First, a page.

A short quiz: If you plan to eat hamburgers throughout your life and are not a cattle producer, should you wish for higher or lower prices for beef? Likewise, if you are going to buy a car from time to time but are not an auto manufacturer, should you prefer higher or lower car prices? These questions, of course, answer themselves.
But now for the final exam: If you expect to be a net saver during the next five years, should you hope for a higher or lower stock market during that period? Many investors get this one wrong. Even though they are going to be net buyers of stocks for many years to come, they are elated when stock prices rise and depressed when they fall. In effect, they rejoice because prices have risen for the “hamburgers” they will soon be buying. This reaction makes no sense. Only those who will be sellers of equities in the near future should be happy at seeing stocks rise. Prospective purchasers should much prefer sinking prices.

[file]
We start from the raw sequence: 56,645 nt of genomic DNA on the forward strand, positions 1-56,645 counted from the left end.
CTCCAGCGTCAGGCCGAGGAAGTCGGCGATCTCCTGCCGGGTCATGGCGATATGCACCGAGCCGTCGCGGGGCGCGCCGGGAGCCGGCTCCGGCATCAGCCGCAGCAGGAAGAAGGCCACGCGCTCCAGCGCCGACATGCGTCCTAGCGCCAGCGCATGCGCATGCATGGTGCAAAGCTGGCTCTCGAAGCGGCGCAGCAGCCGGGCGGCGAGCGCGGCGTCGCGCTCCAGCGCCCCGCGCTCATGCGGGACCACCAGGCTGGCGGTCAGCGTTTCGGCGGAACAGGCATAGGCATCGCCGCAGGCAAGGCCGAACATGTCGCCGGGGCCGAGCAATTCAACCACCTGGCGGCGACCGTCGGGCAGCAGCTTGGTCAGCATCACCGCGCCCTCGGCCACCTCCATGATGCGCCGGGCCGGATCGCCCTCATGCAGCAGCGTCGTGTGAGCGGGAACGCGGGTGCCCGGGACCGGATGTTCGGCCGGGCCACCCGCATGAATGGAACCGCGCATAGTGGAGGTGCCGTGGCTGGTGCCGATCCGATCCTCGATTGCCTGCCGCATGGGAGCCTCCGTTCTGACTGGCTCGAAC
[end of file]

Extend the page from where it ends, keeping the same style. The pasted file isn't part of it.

If the history of the financial markets and the psychology of investing have anything to teach us, it is that present emotion and future returns are inversely correlated. Today’s feelings of pain and fear are the building blocks for tomorrow’s wealth. Eras of good feeling are terrible times to buy stocks. The corollary is that perceived risk and actual risk tend to be polar opposites.
“The overwhelming majority of people,” Seth Klarman has observed, “are comfortable with consensus, but successful investors tend to have a contrarian bent.” What's more,
Successful investors like stocks better when they’re going down … In the stock market, people panic when stocks are going down, so they like them less when they should like them more. When prices go down, you shouldn’t panic, but it’s hard to control your emotions when you’re overextended, when you see your net worth drop in half and you worry that you won’t have enough money to pay for your kids’ college.”
Here’s how to know if you have the makeup to be an investor. How would you handle the following situation? Let’s say you own [shares of X Ltd] and the stock price goes down by half. Do you like it better? … Do you reinvest dividends? Do you take cash out of savings to buy more? If you have the confidence to do that, then you’re an investor. If you don’t, you’re not an investor, you’re a speculator, and you shouldn’t be in the stock market in the first place.